• Enable the tenants of the cloud offering to securely provision and configure its virtual networks without requiring additional infrastructure or involvement of the operator's IT/networking teams

• Enable creation of virtual network templates that can be cloned by different tenants

• Scale-out and scale-up (in terms of traffic processing rates) as the number of tenants, workloads, and/or servers grow over time

• Guarantee high availability under node, OS and virtual network failures

• Provide the ability to develop (in-house or through a third party) and non-disruptively roll out new network functions or improvements of existing network functions.

VXLAN's Hidden Challenge

While VXLAN offers significant benefits in terms of scalability and security of virtualized networks, there is an unfortunate side effect: significant additional packet processing, which consumes CPU processing cycles and degrades network performance. VXLAN uses an additional encapsulation layer, and therefore traditional NIC offloads cannot be utilized. The result is the consumption of high levels of expensive CPU processing resources as well as significant reduction in network throughput.

In order for VXLAN to be of real value, the resulting CPU overhead and networking degradation must be eliminated. This can be achieved by offloading the overlay network processing to hardware embedded within the network controllers. This includes:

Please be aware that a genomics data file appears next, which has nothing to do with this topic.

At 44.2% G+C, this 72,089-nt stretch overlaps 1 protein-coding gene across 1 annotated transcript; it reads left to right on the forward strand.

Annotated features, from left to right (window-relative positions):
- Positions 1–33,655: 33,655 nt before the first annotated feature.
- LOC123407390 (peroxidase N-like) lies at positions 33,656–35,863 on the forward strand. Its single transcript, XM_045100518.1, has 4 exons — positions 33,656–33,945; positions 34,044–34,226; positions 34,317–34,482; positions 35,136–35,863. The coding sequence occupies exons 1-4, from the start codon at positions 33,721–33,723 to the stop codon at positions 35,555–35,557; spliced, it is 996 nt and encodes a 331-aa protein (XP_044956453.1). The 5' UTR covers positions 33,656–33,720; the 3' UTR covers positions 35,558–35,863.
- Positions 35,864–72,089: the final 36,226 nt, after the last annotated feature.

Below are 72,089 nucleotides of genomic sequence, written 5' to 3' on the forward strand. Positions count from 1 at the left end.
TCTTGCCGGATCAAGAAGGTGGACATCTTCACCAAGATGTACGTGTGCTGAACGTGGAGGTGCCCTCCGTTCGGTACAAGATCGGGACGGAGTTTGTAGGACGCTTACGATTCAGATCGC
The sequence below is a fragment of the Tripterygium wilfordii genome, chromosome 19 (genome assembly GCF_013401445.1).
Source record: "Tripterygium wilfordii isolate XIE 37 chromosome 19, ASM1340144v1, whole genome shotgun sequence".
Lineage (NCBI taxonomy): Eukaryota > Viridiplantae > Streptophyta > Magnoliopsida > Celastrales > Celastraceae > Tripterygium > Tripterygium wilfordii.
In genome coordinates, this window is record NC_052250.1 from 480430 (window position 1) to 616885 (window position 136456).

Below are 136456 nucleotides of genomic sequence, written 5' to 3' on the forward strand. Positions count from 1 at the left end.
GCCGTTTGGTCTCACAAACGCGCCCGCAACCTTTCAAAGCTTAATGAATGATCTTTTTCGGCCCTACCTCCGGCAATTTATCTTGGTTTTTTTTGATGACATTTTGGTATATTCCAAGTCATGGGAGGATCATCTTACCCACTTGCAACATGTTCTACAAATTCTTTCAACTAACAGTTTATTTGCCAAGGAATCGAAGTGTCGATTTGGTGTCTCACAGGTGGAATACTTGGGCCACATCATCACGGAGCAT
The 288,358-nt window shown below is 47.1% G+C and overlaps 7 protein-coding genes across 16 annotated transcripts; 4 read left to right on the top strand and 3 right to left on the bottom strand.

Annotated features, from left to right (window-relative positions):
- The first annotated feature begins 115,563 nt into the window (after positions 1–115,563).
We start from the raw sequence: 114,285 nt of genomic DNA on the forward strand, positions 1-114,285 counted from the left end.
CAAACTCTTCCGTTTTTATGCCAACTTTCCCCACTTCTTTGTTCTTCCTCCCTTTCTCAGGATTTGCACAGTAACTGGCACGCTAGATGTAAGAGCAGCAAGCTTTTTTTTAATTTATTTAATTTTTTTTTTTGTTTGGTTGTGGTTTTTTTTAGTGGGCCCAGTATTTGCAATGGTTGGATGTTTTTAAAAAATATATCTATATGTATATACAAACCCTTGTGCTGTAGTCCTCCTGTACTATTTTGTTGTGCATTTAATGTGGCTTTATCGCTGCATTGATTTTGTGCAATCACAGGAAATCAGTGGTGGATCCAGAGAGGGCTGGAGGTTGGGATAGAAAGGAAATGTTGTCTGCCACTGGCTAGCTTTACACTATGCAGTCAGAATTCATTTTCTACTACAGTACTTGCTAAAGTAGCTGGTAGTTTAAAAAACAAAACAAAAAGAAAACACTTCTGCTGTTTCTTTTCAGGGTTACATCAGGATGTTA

• Conducting checksums on both the outer and inner packets

• Performing large segmentation offload (LSO)

• Handling NetQueue steering to ensure that virtual machine traffic is distributed between different CPU cores in the most efficient manner

The impact of these hardware offloads on the throughput is dramatic as shown in this graph (source: Plumgrid running KVM and Ubuntu 12.04 with kernel version 3.14-rc8 with fixed message size of 9000B and mlx4 VXLAN offload support).


Throughput comparison with and without VXLAN hardware offloads

As can be seen in the figure above, the offload performed by a 40GbE adapter with overlay network hardware offloads enables nearly line rate performance (36 Gb/s). By contrast, while using a 40GbE adapter without the hardware offload of the overlay packet processing, throughput is limited to around 10 Gb/s.

Furthermore, one can enable receive side scaling (RSS) to steer and distribute traffic based on the inner packet. This is unlike traditional NICs, which can only steer based on the outer packet, allowing for multiple cores to handle traffic. This then enables the interconnect to run at full line-rate bandwidth versus at reduced bandwidth as what occurs when VXLAN is used without RSS. The result is improved CPU utilization, although the number of VMs increased the CPU utilization, in comparison to the obtained throughput with fixed message size (9000B) remains nearly constant as throughput grows to 36 Gb/s, as you can see below: